Branding stretches beyond club and country into the international arena. Despite playing for two different national teams, Algeria and France, Mahrez and Benzema are connected through the multibillion-dollar global World Cup tournament—a tournament that throws into relief the complex space occupied by French-Algerian footballers.
The period between France’s close loss in the 2006 World Cup finals in Germany—made famous by Zinedine Zidane’s head butt—and their 2018 victory at the World Cup in Russia was portrayed as one of relative crisis for French national football. When Les Bleus under-performed in South Africa and Brazil, players were blamed for putting their personal and political identities above their subservience to the greater national good. They were criticized for fasting during Ramadan, or, as in the case of Patrice Evra, for publicly accusing the French Football Federation of institutional racism. It was at this time too that Benzema became the object of far-right scorn.
The same period coincided with Algeria’s sensational foray into the FIFA top 20. They lost narrowly to Germany in the second round of the 2014 World Cup tournament—the first time in Algeria’s history the team had made it past the group stage. The Algerian team strongly identifies as Muslim and projects this identity on the pitch, partaking in collective prostration after scoring a goal. Les Fennecs (the Desert Foxes), as the team is affectionately known, also shows great pride in national symbols, even as almost half of the team was born in France and many of its players came up through the official French youth system.
In 2018, one year before Algeria won the African Cup of Nations with Mahrez as team captain, in France, the seemingly best choice striker, Benzema, was not selected for the national team. Benzema’s exclusion by the French federation was due to accusations of bribery and extortion by his then teammate Mathieu Valbuena. Head coach Didier Deschamps defended the decision, reiterating on multiple occasions the view that cohesion is the key to success. In addition to the leitmotif of cohesion, former French coach Raymond Domenech used the word “exemplariness” (exemplarité) to further justify the decision to sideline Benzema. Vikash Dhorasso, a member of the French team that won the 1998 World Cup, raised the question of whether such a national outcry would have prompted the decision to sideline Benzema, and whether the French Federation would have made such an example of the player, had he not been of Algerian descent and an observant Muslim.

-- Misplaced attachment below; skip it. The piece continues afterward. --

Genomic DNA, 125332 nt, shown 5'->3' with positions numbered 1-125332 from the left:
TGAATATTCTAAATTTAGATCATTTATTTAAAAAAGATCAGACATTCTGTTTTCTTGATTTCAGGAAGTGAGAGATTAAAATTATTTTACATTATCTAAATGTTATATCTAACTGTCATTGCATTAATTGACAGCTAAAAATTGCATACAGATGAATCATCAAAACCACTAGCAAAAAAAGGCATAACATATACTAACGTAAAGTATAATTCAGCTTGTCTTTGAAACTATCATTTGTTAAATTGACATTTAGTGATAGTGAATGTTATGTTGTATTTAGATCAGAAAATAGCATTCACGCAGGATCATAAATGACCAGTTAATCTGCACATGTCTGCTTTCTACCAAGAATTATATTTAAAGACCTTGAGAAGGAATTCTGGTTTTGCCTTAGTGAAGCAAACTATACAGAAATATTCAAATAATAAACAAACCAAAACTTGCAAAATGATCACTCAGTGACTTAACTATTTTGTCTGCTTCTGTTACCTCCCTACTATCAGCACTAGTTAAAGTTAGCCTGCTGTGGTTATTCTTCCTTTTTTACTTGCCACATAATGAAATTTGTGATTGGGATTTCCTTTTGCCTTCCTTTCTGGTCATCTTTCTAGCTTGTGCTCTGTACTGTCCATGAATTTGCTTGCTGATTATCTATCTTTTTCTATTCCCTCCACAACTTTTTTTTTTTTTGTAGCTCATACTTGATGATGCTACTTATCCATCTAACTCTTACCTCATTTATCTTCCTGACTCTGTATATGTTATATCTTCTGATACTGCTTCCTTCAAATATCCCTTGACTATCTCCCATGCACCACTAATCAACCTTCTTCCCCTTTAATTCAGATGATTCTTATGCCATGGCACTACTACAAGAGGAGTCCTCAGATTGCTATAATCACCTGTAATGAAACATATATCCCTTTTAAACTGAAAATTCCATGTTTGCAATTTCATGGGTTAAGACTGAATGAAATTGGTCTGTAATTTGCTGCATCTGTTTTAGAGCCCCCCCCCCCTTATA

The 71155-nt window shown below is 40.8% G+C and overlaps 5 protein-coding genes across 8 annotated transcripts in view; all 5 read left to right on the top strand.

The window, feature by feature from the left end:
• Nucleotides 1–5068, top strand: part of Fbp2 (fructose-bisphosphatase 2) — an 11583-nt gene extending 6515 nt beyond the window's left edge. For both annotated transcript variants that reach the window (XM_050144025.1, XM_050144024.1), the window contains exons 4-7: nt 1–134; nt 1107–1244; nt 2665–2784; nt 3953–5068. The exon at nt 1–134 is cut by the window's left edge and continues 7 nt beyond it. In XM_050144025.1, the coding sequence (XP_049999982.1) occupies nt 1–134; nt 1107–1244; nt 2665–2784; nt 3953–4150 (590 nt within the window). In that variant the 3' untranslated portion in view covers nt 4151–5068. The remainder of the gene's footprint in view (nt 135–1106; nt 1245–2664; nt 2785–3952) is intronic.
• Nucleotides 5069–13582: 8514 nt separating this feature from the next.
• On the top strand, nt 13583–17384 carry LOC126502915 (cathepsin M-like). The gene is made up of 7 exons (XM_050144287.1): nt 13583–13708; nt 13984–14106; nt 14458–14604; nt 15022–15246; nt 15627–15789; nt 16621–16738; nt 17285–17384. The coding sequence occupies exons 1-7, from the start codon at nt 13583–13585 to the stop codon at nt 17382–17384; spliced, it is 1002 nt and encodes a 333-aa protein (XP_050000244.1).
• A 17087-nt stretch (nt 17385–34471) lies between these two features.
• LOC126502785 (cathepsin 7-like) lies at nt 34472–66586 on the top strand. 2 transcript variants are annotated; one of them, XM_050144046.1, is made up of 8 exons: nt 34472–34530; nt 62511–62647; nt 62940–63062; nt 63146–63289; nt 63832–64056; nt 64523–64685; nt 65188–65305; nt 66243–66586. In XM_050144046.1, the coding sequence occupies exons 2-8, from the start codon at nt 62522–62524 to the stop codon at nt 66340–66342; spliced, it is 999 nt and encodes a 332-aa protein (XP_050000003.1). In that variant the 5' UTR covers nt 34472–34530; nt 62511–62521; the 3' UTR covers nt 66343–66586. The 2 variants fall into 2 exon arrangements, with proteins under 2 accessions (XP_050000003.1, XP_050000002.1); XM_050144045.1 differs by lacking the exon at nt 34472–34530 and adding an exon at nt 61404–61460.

Algeria did not qualify for the 2022 Qatar World Cup, and both Benzema and Mahrez are reaching the end of their careers. Nonetheless, their contrasting stories as French-Algerians playing for different national sides and European clubs parallels the developments in French and Algerian football over the past half century. Rooted in Algerian migration to France in the shadow of independence, the footballing trajectories of both players are now tied to greater capitalist dynamics in places like Madrid and Manchester, as well as the Arab Gulf states.
Yet, despite playing for different national teams, and for different international clubs, both players remain connected to their quartiers—the term they use for their neighborhoods instead of the much-stigmatized banlieue. Benzema’s ongoing sense of belonging to his neighborhood can be seen in projects like his significant investments in the local mosque. Meanwhile the Sarcelles stadium carrying Mahrez’s name—and hosting tournaments for France’s immigrant populations—is a testament to the player’s enduring connection to the French suburb and its connection to the former French imperial world.
[Sami Everett is a Research Fellow in Asian and Middle East Studies at the University of Cambridge and the Max Planck Institute for the study of Religious & Ethnic Diversity.]
 La Fabrique de l’Histoire, “Épisode 4/4: Jules Rimet, du Red Star FC à la Coupe du monde,” radiofrance, April 25, 2019.
 Mahfoud Amara and Ian Henry, “Between Globalization and Local ‘Modernity’: The Diffusion and Modernization of Football in Algeria,” Soccer & Society 5/1 (2004).
 Stanislas Frenkiel, “Les footballeurs du FLN: des patriotes entre deux rives,” Migrations Société 110/2 (2007).
 Mohamed Amine Azzouz, “La glorieuse équipe de football du FLN: fierté de tout un people,” El Moudjahid 14655 (November 2012), p. 18.
 Josh Sippie, “Algeria’s Équipe FLN: The Movement That Used Football to Fight for Freedom,” These Football Times, November 21, 2017.
 Paul Silverstein, Postcolonial France: Race, Islam, and the Future of the Republic (Pluto Press, 2018), p. 112.
 Julien Ricotta “Domenech sur Benzema: ‘La cohésion du groupe est plus importante,” Europe 1, April 13, 2016.